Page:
NASHVILLE, Tenn. (WZTV) — An increasing number of veterans are facing problems with homelessness, evictions and foreclosures from the pandemic.
Army veteran Bobby Cline says the non-profit Code of Vets saved him from living on the streets, but he says not everyone is as lucky.
Cline served in the U.S. army from 1999 until 2006.
“I learned quite a lot about life, a lot about myself,” Cline emphasized.
Cline says it’s still been very difficult adjusting to civilian life.
He's a single father who decided to move away from his partner who had a drug addiction, but he says with the difficult job and housing markets, he was running into financial trouble that almost left him on the streets.
“I was getting ready to have to make huge decisions to either go back to where I came from in Florida to be around a support system for my son’s sake or be homeless, so it meant the world to us,” Cline emphasized.
Cline says he went to Code of Vets for help and they were able to send him money in less than 24 hours.
Founder of Code of Vets, Gretchen Smith, says the government and more organizations need to learn how to operate in real time.
“When a veteran is going homeless, why not try to keep him in his apartment and instead of telling him to go homeless and then we’ll try to assist you,” Smith explained.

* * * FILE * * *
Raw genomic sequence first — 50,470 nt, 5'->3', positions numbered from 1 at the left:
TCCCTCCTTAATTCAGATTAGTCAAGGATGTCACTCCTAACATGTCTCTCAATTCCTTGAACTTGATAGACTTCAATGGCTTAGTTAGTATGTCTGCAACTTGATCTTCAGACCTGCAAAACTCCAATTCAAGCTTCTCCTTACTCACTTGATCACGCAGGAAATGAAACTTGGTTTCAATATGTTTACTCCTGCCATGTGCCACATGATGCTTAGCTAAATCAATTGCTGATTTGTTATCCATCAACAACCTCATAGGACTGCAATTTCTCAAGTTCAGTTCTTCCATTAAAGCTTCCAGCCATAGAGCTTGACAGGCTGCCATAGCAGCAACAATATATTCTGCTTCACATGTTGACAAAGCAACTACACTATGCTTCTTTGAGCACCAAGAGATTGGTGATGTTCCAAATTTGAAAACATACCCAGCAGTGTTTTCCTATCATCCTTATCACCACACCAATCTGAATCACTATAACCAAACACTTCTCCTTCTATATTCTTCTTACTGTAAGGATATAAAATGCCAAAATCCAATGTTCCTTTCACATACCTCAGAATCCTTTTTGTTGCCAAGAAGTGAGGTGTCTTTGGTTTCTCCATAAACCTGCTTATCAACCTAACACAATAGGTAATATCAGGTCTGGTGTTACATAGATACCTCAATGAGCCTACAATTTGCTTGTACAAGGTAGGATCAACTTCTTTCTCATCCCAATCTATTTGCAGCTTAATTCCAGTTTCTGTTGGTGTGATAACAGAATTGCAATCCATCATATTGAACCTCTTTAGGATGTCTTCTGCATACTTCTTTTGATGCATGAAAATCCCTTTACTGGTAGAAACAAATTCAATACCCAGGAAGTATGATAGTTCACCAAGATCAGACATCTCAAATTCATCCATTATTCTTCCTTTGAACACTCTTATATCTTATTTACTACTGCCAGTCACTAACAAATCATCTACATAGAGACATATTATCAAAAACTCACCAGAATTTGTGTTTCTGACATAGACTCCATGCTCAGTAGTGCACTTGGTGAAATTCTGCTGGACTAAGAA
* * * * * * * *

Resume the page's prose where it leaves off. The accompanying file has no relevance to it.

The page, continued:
FOX 17 News reached out to the state and federal governments to see what they're doing to better assist veterans with housing and funding, but we have not heard back yet.
Smith says veterans like Cline cannot wait up to 90 days to get money.
“The availability of housing is slim to none and this place was the only place around. I guarantee you it wouldn’t have lasted if we didn’t make a move on it right away,” Cline emphasized.
Fortunately for Cline, he says he went to the right organization.
“It meant everything,” Cline emphasized.
Smith says their organization is the only one she knows of that operates in real time.
She explains the funds they receive from donors go into a PayPal account and that money is instantly given to veterans who need it.
She hopes more organizations will operate like this.
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